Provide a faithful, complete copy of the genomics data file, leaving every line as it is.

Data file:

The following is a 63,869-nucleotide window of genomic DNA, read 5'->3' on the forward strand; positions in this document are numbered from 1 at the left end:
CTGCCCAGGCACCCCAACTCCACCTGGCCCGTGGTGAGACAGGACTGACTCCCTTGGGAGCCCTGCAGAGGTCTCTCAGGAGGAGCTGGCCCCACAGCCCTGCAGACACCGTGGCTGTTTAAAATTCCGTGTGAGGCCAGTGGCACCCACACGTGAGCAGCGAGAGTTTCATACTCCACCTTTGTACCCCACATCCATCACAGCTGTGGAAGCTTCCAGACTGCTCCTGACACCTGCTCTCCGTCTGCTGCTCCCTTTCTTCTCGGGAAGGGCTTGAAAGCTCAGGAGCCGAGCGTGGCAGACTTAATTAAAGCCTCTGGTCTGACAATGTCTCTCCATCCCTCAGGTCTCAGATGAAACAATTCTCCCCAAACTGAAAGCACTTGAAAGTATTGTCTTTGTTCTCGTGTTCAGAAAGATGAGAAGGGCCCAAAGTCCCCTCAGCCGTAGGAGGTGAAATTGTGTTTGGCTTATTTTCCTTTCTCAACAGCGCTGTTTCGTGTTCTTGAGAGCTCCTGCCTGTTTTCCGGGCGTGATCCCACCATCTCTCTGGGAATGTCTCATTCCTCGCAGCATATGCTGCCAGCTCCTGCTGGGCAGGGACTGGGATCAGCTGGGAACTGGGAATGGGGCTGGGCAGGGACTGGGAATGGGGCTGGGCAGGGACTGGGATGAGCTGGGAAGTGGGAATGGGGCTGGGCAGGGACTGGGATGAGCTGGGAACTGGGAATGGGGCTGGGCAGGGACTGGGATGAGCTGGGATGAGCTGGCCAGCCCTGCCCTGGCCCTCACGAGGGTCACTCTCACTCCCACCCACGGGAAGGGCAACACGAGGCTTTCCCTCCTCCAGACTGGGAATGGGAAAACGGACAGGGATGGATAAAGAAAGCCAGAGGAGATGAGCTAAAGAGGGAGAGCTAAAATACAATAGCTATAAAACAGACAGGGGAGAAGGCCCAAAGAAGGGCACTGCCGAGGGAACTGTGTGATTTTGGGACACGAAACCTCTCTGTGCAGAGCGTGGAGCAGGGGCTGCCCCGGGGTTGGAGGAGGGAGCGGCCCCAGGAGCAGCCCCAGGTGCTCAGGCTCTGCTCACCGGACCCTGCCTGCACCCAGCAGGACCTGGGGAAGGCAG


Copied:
The following is a 63,869-nucleotide window of genomic DNA, read 5'->3' on the forward strand; positions in this document are numbered from 1 at the left end:
CTGCCCAGGCACCCCAACTCCACCTGGCCCGTGGTGAGACAGGACTGACTCCCTTGGGAGCCCTGCAGAGGTCTCTCAGGAGGAGCTGGCCCCACAGCCCTGCAGACACCGTGGCTGTTTAAAATTCCGTGTGAGGCCAGTGGCACCCACACGTGAGCAGCGAGAGTTTCATACTCCACCTTTGTACCCCACATCCATCACAGCTGTGGAAGCTTCCAGACTGCTCCTGACACCTGCTCTCCGTCTGCTGCTCCCTTTCTTCTCGGGAAGGGCTTGAAAGCTCAGGAGCCGAGCGTGGCAGACTTAATTAAAGCCTCTGGTCTGACAATGTCTCTCCATCCCTCAGGTCTCAGATGAAACAATTCTCCCCAAACTGAAAGCACTTGAAAGTATTGTCTTTGTTCTCGTGTTCAGAAAGATGAGAAGGGCCCAAAGTCCCCTCAGCCGTAGGAGGTGAAATTGTGTTTGGCTTATTTTCCTTTCTCAACAGCGCTGTTTCGTGTTCTTGAGAGCTCCTGCCTGTTTTCCGGGCGTGATCCCACCATCTCTCTGGGAATGTCTCATTCCTCGCAGCATATGCTGCCAGCTCCTGCTGGGCAGGGACTGGGATCAGCTGGGAACTGGGAATGGGGCTGGGCAGGGACTGGGAATGGGGCTGGGCAGGGACTGGGATGAGCTGGGAAGTGGGAATGGGGCTGGGCAGGGACTGGGATGAGCTGGGAACTGGGAATGGGGCTGGGCAGGGACTGGGATGAGCTGGGATGAGCTGGCCAGCCCTGCCCTGGCCCTCACGAGGGTCACTCTCACTCCCACCCACGGGAAGGGCAACACGAGGCTTTCCCTCCTCCAGACTGGGAATGGGAAAACGGACAGGGATGGATAAAGAAAGCCAGAGGAGATGAGCTAAAGAGGGAGAGCTAAAATACAATAGCTATAAAACAGACAGGGGAGAAGGCCCAAAGAAGGGCACTGCCGAGGGAACTGTGTGATTTTGGGACACGAAACCTCTCTGTGCAGAGCGTGGAGCAGGGGCTGCCCCGGGGTTGGAGGAGGGAGCGGCCCCAGGAGCAGCCCCAGGTGCTCAGGCTCTGCTCACCGGACCCTGCCTGCACCCAGCAGGACCTGGGGAAGGCAG